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Signal-To-Noise Ratio: The comparison of the quantity of meaningful data to the irrelevant or incorrect data.

Tandem Mass Spectrometry

JoVE 5690

In tandem mass spectrometry a biomolecule of interest is isolated from a biological sample, and then fragmented into multiple subunits in order to help elucidate its composition and sequence. This is accomplished by having mass spectrometers in series. The first spectrometer ionizes a sample and filter ions of a specific mass to charge ratio. Filtered ions are then fragmented and passed to a second mass spectrometer where the fragments are analyzed. This video introduces the principles of tandem mass spectrometry, including mass-to-ratio selection and dissociation methods. Also shown is a general procedure for analyzing a biochemical compound using tandem mass spectrometry with collision-induced dissociation. The applications section covers selection reaction monitoring, determination of protein post-translation modifications, and detection of tacrolimus levels in blood. Tandem mass spectrometry links together multiple stages of mass spectrometry to first isolate a biomolecule, and then determine aspects of its chemical makeup. Biomolecules have large, complex structures, making it difficult to determine their molecular composition. Tandem mass spectrometry selects a molecule of interest that is later fragmented into multiple subunits, which can help elucidate its identification and sequence. This video will show the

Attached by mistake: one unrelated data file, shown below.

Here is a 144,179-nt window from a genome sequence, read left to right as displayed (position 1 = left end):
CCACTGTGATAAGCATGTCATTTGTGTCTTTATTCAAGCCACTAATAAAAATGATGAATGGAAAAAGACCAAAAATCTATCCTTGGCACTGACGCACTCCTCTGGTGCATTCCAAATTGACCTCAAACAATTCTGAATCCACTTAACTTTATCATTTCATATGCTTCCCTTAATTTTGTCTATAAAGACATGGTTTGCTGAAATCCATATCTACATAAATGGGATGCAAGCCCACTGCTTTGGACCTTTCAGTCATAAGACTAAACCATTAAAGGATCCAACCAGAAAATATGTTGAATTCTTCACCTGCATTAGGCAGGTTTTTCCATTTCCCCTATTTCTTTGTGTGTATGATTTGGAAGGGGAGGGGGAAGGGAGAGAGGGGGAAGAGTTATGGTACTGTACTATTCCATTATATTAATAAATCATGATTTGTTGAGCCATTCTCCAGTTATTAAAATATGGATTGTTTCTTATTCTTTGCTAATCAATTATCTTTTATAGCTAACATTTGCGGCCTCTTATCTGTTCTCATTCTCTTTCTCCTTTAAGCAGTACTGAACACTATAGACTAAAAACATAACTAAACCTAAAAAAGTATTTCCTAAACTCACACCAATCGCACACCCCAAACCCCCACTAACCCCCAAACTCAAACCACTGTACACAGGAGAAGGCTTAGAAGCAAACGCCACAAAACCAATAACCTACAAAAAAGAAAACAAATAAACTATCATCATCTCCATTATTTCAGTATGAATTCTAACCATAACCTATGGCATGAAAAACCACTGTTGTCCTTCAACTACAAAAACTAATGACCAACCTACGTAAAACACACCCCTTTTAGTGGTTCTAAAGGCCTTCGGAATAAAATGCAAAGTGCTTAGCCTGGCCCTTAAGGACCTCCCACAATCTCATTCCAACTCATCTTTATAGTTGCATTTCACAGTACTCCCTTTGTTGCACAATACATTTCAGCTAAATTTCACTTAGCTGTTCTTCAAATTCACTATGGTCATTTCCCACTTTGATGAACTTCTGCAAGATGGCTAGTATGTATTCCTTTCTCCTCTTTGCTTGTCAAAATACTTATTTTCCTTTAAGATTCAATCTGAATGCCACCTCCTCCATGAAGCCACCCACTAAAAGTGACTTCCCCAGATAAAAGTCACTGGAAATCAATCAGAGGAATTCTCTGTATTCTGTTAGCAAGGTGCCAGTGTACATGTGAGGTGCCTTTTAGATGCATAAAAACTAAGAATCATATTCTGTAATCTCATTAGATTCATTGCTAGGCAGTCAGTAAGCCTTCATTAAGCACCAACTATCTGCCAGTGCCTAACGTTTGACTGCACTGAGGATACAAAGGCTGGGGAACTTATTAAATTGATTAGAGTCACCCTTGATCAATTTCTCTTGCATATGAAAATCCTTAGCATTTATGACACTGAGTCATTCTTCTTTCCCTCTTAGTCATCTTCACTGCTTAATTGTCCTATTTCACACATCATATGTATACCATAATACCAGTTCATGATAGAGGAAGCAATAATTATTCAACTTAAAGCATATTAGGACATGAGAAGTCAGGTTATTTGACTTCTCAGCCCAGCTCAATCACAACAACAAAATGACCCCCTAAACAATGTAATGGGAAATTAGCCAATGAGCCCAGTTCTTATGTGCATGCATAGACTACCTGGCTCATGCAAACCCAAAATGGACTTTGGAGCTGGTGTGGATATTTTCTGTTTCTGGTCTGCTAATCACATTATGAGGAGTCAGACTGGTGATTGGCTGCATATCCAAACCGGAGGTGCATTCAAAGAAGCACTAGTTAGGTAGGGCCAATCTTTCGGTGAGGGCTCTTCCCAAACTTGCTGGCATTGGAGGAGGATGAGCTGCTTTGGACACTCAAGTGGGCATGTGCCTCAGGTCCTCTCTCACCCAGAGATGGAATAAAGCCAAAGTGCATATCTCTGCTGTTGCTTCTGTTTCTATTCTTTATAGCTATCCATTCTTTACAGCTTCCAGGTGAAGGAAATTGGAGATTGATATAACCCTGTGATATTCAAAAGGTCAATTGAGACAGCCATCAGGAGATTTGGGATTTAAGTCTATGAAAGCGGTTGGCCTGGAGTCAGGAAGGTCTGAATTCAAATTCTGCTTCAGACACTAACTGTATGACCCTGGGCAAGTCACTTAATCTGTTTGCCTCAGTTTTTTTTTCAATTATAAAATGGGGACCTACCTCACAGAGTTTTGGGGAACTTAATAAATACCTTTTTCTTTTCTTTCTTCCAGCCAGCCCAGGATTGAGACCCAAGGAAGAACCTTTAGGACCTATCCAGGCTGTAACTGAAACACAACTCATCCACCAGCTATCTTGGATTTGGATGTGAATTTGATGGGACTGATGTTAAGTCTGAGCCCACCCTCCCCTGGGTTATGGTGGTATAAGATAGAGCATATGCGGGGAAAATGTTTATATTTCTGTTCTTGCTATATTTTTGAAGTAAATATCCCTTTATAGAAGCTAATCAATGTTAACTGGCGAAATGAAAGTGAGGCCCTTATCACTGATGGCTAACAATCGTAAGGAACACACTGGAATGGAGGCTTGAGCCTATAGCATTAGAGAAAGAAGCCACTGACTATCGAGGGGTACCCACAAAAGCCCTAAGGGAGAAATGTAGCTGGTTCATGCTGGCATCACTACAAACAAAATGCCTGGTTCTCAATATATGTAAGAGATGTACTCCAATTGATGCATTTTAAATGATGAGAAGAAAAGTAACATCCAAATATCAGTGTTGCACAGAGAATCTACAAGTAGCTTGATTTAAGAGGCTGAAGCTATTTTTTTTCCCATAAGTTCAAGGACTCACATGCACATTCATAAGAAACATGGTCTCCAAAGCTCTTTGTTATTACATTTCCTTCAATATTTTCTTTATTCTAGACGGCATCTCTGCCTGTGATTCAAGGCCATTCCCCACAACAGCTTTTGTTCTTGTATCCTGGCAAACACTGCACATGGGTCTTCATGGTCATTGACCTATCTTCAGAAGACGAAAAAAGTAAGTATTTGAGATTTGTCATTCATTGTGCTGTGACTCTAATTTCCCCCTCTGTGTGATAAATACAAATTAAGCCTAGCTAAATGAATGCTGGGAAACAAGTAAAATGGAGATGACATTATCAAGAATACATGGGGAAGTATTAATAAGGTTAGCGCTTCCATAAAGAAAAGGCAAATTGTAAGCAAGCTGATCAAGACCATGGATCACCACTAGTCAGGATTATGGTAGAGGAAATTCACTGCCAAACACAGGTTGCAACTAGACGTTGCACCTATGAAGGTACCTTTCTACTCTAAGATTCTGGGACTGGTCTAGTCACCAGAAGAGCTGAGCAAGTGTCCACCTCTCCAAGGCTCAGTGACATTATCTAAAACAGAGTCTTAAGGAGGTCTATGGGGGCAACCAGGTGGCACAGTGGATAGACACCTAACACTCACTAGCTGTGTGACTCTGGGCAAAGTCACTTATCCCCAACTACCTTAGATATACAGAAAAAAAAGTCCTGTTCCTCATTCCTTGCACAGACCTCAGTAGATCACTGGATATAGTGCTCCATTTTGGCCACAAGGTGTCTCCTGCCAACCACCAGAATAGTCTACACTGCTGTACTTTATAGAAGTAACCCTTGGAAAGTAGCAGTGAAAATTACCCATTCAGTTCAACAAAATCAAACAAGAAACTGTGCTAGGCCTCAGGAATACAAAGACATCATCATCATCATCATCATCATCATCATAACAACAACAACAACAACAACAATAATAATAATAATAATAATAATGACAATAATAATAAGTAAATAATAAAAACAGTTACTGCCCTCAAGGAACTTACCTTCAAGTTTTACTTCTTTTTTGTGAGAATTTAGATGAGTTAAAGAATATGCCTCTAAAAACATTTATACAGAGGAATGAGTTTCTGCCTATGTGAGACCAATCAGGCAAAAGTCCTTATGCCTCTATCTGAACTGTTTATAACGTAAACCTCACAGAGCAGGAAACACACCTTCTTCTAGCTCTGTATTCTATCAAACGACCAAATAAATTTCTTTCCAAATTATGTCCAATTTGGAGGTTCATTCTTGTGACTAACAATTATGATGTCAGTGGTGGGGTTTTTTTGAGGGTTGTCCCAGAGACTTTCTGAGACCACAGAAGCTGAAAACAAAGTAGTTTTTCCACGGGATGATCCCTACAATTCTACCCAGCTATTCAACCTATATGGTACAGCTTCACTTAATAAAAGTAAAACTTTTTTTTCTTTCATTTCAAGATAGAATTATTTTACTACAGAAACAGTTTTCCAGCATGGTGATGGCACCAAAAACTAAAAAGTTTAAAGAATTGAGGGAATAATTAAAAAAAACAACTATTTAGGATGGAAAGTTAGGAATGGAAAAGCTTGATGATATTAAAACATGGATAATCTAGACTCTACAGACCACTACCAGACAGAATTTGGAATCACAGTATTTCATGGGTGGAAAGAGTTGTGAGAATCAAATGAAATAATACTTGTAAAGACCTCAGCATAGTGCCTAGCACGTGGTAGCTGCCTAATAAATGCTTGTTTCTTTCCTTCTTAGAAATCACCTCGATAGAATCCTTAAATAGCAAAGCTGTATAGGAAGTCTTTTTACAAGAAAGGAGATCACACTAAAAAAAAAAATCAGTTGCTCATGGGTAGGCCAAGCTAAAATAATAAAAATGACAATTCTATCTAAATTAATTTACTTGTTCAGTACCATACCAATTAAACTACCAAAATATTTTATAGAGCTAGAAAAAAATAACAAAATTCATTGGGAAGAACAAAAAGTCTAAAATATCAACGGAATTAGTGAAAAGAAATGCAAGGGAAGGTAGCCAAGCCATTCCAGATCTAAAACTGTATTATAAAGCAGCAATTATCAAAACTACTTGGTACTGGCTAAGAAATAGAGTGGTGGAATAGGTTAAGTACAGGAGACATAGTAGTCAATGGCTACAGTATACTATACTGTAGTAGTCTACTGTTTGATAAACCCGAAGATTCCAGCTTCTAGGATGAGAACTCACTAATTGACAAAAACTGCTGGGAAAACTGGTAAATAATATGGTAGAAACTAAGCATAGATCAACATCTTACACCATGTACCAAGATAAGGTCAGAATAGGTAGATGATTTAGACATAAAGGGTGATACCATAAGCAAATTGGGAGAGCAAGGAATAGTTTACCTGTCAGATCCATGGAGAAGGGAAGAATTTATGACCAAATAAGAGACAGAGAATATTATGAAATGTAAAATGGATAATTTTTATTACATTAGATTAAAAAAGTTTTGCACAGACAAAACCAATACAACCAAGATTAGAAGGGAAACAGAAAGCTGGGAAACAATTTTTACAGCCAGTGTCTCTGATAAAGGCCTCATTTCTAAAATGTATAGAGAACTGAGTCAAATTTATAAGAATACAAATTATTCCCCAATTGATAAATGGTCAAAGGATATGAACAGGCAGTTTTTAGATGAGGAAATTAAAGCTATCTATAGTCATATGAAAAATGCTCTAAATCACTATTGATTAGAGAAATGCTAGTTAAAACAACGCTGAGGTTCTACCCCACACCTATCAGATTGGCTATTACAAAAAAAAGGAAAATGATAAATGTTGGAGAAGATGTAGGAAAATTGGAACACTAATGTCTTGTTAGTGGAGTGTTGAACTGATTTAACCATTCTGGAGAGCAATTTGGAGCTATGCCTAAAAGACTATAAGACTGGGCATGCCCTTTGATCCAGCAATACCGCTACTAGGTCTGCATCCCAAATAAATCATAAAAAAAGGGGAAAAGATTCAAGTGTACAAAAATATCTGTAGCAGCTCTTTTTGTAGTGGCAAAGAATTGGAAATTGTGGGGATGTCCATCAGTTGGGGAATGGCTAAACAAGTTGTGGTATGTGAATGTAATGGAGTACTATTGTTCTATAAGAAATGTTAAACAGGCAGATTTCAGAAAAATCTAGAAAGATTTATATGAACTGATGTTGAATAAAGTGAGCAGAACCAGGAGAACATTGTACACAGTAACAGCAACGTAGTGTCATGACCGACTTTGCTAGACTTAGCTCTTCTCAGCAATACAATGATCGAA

Biochemistry

X-ray Photoelectron Spectroscopy

JoVE 10474

Source: Faisal Alamgir, School of Materials Science and Engineering, Georgia Institute of Technology, Atlanta, GA

X-ray photoelectron spectroscopy (XPS) is a technique that measures the elemental composition, empirical formula, chemical state and electronic state of the elements that exist within a material. XPS spectra are obtained by irradiating a material with a beam of X-rays while simultaneously measuring the kinetic energy and number of electrons that escape from the top several nanometers of the material being analyzed (within ~ the top 10 nm, for typical kinetic energies of the electrons). Due to the fact that the signal electrons escape predominantly from within the first few nanometers of the material, XPS is considered a surface analytical technique. The discovery and the application of the physical principles behind XPS or, as it was known earlier, electron spectroscopy for chemical analysis (ESCA), led to two Nobel prizes in physics. The first was awarded in 1921 to Albert Einstein for his explanation of the photoelectric effect in 1905. The photoelectric effect underpins the process by which signal is generated in XPS. Much later, Kai Siegbahn developed ESCA based on some of the early works by Innes, Moseley, Rawlinson and Robinson, and recorded, in 1954, the first high-ener